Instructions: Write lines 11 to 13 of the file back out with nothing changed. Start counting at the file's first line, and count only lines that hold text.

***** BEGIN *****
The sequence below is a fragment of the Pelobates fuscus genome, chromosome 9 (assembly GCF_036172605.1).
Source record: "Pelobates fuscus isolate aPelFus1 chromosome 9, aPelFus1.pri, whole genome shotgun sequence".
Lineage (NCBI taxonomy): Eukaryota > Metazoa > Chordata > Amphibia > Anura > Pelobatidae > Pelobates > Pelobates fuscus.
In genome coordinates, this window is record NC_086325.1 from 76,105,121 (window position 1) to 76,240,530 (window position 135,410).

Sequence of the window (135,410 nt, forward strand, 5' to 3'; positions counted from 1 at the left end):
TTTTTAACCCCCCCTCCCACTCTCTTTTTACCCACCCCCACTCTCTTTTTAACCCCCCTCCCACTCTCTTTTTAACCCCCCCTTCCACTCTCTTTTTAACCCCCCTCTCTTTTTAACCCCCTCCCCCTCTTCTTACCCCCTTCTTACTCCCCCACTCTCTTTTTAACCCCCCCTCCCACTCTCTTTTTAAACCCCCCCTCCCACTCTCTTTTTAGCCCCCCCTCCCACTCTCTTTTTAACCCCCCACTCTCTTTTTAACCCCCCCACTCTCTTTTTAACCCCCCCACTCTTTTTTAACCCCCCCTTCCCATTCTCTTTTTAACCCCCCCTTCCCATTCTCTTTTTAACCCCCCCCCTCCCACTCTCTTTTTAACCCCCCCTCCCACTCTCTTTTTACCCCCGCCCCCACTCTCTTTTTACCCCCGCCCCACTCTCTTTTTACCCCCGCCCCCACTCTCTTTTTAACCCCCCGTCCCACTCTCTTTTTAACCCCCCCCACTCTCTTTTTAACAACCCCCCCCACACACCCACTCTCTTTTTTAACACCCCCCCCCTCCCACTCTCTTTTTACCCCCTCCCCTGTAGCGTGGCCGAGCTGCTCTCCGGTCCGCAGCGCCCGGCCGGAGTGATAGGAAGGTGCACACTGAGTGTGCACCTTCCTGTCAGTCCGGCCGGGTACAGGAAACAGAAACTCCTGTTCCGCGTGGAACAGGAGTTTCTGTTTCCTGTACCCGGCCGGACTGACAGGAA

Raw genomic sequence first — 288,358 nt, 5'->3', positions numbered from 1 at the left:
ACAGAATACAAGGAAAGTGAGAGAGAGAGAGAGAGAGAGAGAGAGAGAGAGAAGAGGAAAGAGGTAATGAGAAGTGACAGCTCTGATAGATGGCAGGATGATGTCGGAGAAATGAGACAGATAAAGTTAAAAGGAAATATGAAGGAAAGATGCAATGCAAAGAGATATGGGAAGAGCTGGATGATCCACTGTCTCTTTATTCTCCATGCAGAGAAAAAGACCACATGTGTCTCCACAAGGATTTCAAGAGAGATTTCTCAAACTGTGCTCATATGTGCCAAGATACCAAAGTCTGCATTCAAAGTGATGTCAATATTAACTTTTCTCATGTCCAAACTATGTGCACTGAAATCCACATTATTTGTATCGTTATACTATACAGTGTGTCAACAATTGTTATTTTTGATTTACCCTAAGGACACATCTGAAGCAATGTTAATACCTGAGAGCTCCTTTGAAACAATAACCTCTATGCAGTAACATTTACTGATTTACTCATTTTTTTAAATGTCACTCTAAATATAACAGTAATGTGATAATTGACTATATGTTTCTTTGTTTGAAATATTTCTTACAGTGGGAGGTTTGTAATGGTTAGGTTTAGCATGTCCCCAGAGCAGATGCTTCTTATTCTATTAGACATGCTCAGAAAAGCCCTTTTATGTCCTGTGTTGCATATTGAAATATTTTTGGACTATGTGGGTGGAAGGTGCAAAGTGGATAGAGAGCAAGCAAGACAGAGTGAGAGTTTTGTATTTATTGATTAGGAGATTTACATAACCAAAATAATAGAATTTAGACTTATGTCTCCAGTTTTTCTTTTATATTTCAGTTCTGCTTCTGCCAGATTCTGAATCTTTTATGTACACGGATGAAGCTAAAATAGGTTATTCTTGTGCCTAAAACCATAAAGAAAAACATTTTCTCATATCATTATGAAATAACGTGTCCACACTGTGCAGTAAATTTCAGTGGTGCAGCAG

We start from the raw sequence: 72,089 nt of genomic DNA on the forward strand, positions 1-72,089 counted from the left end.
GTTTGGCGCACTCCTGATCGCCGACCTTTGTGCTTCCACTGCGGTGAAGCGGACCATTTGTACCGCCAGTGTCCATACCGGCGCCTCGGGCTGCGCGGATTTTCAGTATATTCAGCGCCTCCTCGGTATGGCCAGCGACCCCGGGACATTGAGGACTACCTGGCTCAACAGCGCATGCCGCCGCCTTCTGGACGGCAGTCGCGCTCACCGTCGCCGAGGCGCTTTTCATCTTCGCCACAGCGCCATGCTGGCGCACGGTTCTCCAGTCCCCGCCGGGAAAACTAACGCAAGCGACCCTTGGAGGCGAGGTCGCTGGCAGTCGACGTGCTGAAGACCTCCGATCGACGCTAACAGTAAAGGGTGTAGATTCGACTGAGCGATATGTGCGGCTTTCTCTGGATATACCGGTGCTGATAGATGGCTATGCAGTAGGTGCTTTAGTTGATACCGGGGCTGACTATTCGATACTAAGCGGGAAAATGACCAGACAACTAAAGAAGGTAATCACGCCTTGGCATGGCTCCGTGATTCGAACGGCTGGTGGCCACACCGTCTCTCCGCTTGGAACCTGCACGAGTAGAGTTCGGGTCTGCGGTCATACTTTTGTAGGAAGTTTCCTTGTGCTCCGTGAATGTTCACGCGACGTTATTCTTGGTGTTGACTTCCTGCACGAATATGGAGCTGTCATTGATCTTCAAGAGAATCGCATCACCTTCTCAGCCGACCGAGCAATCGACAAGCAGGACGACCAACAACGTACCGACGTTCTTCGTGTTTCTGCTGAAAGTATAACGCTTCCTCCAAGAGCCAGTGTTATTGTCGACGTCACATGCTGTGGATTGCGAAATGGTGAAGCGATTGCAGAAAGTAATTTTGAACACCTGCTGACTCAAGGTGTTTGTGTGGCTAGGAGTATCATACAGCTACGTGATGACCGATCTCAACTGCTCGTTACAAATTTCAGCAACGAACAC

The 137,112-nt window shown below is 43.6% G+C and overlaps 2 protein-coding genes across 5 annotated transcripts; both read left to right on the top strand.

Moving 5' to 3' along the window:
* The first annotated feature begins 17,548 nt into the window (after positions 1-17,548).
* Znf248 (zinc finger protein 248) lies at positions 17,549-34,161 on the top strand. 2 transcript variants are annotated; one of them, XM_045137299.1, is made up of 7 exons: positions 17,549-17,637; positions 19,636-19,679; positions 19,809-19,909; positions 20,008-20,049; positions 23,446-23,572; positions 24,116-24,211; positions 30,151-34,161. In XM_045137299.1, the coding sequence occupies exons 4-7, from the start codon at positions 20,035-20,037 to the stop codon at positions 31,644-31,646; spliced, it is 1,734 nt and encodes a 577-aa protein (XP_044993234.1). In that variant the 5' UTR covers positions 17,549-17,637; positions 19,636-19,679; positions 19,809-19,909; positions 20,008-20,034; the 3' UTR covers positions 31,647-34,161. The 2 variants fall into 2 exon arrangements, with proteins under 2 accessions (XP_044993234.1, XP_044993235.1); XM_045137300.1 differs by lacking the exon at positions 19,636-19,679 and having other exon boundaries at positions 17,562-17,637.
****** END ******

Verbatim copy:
The 137,112-nt window shown below is 43.6% G+C and overlaps 2 protein-coding genes across 5 annotated transcripts; both read left to right on the top strand.

Moving 5' to 3' along the window:
* The first annotated feature begins 17,548 nt into the window (after positions 1-17,548).